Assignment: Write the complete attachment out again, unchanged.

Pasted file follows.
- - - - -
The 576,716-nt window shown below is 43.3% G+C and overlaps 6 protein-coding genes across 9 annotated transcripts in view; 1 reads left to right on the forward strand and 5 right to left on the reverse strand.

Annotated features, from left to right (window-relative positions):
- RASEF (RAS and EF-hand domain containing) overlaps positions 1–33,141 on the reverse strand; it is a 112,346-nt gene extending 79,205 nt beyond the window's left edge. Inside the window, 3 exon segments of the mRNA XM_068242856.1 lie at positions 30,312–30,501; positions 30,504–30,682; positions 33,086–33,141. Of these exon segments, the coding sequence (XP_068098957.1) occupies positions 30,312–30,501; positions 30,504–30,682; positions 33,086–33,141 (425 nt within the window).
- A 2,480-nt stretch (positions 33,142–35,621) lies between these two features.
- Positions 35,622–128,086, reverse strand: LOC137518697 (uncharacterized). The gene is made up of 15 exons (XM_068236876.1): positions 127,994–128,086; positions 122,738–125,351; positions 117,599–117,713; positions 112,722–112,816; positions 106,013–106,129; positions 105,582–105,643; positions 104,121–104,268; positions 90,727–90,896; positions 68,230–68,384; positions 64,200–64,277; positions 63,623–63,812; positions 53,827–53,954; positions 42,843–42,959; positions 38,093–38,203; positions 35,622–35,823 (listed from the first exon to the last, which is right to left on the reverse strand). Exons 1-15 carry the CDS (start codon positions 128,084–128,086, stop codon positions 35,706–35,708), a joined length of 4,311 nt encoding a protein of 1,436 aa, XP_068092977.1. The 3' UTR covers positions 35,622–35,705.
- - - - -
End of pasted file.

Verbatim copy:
The 576,716-nt window shown below is 43.3% G+C and overlaps 6 protein-coding genes across 9 annotated transcripts in view; 1 reads left to right on the forward strand and 5 right to left on the reverse strand.

Annotated features, from left to right (window-relative positions):
- RASEF (RAS and EF-hand domain containing) overlaps positions 1–33,141 on the reverse strand; it is a 112,346-nt gene extending 79,205 nt beyond the window's left edge. Inside the window, 3 exon segments of the mRNA XM_068242856.1 lie at positions 30,312–30,501; positions 30,504–30,682; positions 33,086–33,141. Of these exon segments, the coding sequence (XP_068098957.1) occupies positions 30,312–30,501; positions 30,504–30,682; positions 33,086–33,141 (425 nt within the window).
- A 2,480-nt stretch (positions 33,142–35,621) lies between these two features.
- Positions 35,622–128,086, reverse strand: LOC137518697 (uncharacterized). The gene is made up of 15 exons (XM_068236876.1): positions 127,994–128,086; positions 122,738–125,351; positions 117,599–117,713; positions 112,722–112,816; positions 106,013–106,129; positions 105,582–105,643; positions 104,121–104,268; positions 90,727–90,896; positions 68,230–68,384; positions 64,200–64,277; positions 63,623–63,812; positions 53,827–53,954; positions 42,843–42,959; positions 38,093–38,203; positions 35,622–35,823 (listed from the first exon to the last, which is right to left on the reverse strand). Exons 1-15 carry the CDS (start codon positions 128,084–128,086, stop codon positions 35,706–35,708), a joined length of 4,311 nt encoding a protein of 1,436 aa, XP_068092977.1. The 3' UTR covers positions 35,622–35,705.